Rebel Deep Wee Crawfish
Listing a Rebel Crawfish among “overlooked” crankbaits for river smallmouths might seem odd at a glance. The original Rebel Wee-Crawfish and Teeny Wee-Crawfish are legendary for producing smallmouths in creeks and smaller rivers. However, the Deep Wee Crawfish, which is a little larger than the Wee Crawfish and has long lip to carry it deeper, does get overlooked but is an exceptional smallmouth producer.
Like all other Rebel Crawfish, the Deep Wee-Crawfish has a highly natural body shape that imitates a crawfish in a defenseless claw-tucked position and realistic, detailed markings.
It comes in eight colors, which include subtle, natural colors, red-dominant patterns and some bright attractors like Fire Tiger and Chartreuse/Green Back. My favorites are Stream Crawfish and Ditch/Brown, which are green and brown, respectively, and are both natural looking and have orange undersides.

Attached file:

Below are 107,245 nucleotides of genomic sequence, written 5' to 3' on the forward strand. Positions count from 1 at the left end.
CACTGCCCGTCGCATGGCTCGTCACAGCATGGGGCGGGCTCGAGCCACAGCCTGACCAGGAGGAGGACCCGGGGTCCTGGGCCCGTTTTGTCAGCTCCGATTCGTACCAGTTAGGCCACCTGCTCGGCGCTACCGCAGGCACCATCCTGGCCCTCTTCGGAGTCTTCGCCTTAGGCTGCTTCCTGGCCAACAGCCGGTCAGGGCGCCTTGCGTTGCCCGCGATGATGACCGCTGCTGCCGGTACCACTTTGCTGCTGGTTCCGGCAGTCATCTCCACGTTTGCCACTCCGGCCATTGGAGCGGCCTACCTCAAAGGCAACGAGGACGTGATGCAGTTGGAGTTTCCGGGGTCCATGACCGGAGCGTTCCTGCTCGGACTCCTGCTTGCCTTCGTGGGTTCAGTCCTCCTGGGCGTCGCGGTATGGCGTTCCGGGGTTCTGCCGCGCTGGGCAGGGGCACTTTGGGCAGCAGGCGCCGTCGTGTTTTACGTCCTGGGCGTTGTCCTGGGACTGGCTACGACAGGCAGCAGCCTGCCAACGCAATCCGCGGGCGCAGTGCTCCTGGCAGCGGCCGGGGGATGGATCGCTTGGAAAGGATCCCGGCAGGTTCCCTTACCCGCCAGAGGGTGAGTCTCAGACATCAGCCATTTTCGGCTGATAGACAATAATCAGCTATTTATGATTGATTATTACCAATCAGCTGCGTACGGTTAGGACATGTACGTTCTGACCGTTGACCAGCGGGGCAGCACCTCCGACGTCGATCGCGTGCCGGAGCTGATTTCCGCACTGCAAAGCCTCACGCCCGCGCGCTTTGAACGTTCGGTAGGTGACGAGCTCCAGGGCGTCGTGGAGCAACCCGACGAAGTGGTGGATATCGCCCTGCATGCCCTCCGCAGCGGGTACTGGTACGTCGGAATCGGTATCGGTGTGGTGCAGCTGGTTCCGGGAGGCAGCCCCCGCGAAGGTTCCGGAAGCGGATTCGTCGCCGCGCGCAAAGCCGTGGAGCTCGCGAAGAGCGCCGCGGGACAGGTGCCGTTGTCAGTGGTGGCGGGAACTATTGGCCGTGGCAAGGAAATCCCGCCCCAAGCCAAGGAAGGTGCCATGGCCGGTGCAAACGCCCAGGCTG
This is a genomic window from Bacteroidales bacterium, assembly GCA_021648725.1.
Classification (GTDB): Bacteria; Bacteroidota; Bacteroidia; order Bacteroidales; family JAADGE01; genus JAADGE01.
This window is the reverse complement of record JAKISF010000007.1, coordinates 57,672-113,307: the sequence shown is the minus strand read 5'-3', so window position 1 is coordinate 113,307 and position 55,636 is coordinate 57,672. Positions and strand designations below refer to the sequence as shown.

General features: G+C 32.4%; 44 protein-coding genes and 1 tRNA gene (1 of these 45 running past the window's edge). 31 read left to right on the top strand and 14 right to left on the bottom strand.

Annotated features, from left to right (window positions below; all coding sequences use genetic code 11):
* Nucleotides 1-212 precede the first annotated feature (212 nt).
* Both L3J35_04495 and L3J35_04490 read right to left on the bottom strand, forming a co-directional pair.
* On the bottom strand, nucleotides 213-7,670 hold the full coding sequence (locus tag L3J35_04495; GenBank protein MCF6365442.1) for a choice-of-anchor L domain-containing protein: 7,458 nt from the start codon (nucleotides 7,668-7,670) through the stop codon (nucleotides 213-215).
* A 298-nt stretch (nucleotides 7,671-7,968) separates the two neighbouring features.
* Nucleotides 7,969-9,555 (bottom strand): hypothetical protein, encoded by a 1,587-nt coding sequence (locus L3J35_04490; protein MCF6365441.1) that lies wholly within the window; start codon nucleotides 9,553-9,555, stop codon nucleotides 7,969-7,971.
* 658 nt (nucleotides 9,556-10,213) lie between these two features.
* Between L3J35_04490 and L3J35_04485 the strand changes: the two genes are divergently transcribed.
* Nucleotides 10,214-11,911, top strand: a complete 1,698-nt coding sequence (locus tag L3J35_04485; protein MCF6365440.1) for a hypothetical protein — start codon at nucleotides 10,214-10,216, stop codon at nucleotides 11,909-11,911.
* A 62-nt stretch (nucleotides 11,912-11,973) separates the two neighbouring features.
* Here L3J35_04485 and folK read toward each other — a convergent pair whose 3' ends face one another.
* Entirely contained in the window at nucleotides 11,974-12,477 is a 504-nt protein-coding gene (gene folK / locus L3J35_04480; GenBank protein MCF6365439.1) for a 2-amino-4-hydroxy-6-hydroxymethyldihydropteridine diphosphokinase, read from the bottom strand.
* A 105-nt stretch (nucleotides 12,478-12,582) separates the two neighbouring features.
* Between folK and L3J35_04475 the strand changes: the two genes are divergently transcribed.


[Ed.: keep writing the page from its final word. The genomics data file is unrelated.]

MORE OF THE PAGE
The Deep Wee-Crawfish measures 2 3/8 inches and dives 8 to 10 feet. It digs hard and has sharp pulsating action that moves a lot of water to help fish find it. It also manages current very well, which is important because it’s the crankbait I often lean the most heavily on when rivers are running big high. It’s also my go-to for kicking boulders in deep plunge pools and deep swift runs.
Although I’ll mostly cast crankbaits upstream, or angle them upstream, when a river is running extra hard, I like to cast straight across the current with a Deep Wee-Crawfish, tighten the line and just let the current swing it downstream, forcing it to dive and wobble hard as it swings behind me.
River Crankbait Fishing Tips
Consider Cast Length – Long casts across shoals, gravel bars or rock studded flats keep every cast in the strike zone longer, while short accurate casts allow you to efficiently work specific pieces of cover.